CBS Broadcasts Photos of Abused and Tortured Prisoners at Abu Ghraib Summary

  • Last updated on November 11, 2022

The CBS news program 60 Minutes II broadcast photographs of U.S. soldiers abusing and humiliating Iraqi prisoners at Abu Ghraib prison. U.S. officials characterized the abuse as the isolated acts of renegade soldiers. Later evidence showed that “enhanced interrogation techniques” had been approved at the highest levels of the U.S. government, leading many to believe that prisoner abuse was common U.S. military practice. Also, critics claim that U.S. officials knew about and tried to cover up the abuse months before the photos were made public.

Summary of Event

Abu Ghraib is an infamous prison near Baghdad, Iraq. It was first used as a torture chamber and execution site during Saddam Hussein, Saddam Hussein’s rule of Iraq. After Hussein’s regime was toppled by the invasion of Iraq in 2003, the prison was transformed into a U.S. military detention facility. Soldiers from the U.S. Army’s Military Police (MP) Corps abused Iraqi prisoners there, photographed their acts of torture and humiliation, and created an international scandal. The abuse came to light on April 28, 2004, when the CBS television news program 60 Minutes II aired a story about the prison’s cellblock 1A. [kw]Abu Ghraib, CBS Broadcasts Photos of Abused and Tortured Prisoners at (Apr. 28, 2004) 60 Minutes[sixty minutes];Abu Ghraib prison Abu Ghraib prison Iraq War Torture;Abu Ghraib prison Sanchez, Ricardo Taguba, Antonio 60 Minutes[sixty minutes];Abu Ghraib prison Abu Ghraib prison Iraq War Torture;Abu Ghraib prison Sanchez, Ricardo Taguba, Antonio [g]Middle East;Apr. 28, 2004: CBS Broadcasts Photos of Abused and Tortured Prisoners at Abu Ghraib[03400] [g]Iraq;Apr. 28, 2004: CBS Broadcasts Photos of Abused and Tortured Prisoners at Abu Ghraib[03400] [c]Communications and media;Apr. 28, 2004: CBS Broadcasts Photos of Abused and Tortured Prisoners at Abu Ghraib[03400] [c]Atrocities and war crimes;Apr. 28, 2004: CBS Broadcasts Photos of Abused and Tortured Prisoners at Abu Ghraib[03400] [c]Human rights;Apr. 28, 2004: CBS Broadcasts Photos of Abused and Tortured Prisoners at Abu Ghraib[03400] [c]Military;Apr. 28, 2004: CBS Broadcasts Photos of Abused and Tortured Prisoners at Abu Ghraib[03400] [c]Violence;Apr. 28, 2004: CBS Broadcasts Photos of Abused and Tortured Prisoners at Abu Ghraib[03400] [c]Government;Apr. 28, 2004: CBS Broadcasts Photos of Abused and Tortured Prisoners at Abu Ghraib[03400] [c]Publishing and journalism;Apr. 28, 2004: CBS Broadcasts Photos of Abused and Tortured Prisoners at Abu Ghraib[03400] Karpinski, Janis Schlesinger, James Rumsfeld, Donald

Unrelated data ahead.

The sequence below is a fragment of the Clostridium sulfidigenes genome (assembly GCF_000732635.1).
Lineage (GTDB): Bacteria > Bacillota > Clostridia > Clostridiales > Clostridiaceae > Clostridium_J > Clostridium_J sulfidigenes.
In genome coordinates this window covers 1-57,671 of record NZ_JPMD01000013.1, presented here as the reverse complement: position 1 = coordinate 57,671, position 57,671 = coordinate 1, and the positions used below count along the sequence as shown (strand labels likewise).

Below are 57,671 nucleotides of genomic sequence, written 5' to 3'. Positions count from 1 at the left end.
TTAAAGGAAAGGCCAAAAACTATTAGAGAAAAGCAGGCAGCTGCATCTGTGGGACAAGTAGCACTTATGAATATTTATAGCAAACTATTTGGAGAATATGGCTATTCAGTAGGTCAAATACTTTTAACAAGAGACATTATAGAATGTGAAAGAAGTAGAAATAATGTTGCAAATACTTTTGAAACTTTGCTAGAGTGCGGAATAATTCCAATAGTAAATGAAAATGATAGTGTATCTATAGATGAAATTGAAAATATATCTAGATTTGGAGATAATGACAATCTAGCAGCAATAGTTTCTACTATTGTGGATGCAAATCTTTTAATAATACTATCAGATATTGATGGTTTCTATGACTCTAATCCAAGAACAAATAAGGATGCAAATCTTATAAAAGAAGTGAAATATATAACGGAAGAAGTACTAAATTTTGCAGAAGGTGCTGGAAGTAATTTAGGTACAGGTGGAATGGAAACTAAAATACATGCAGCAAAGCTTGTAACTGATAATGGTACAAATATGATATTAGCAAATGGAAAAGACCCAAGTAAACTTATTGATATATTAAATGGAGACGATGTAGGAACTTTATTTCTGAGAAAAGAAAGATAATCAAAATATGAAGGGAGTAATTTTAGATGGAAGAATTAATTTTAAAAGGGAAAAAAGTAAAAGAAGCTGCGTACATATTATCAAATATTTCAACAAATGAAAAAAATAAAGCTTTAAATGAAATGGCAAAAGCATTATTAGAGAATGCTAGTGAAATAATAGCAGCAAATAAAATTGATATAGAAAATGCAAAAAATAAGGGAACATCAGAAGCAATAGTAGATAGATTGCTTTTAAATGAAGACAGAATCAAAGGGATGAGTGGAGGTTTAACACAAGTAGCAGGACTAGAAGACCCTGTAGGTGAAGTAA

Abu Ghraib prison inmates gather outside their cells for traditional Friday prayers in May, 2004. U.S. military tents and guard towers dominate the prison landscape at the facility near Baghdad, Iraq.

(AP/Wide World Photos)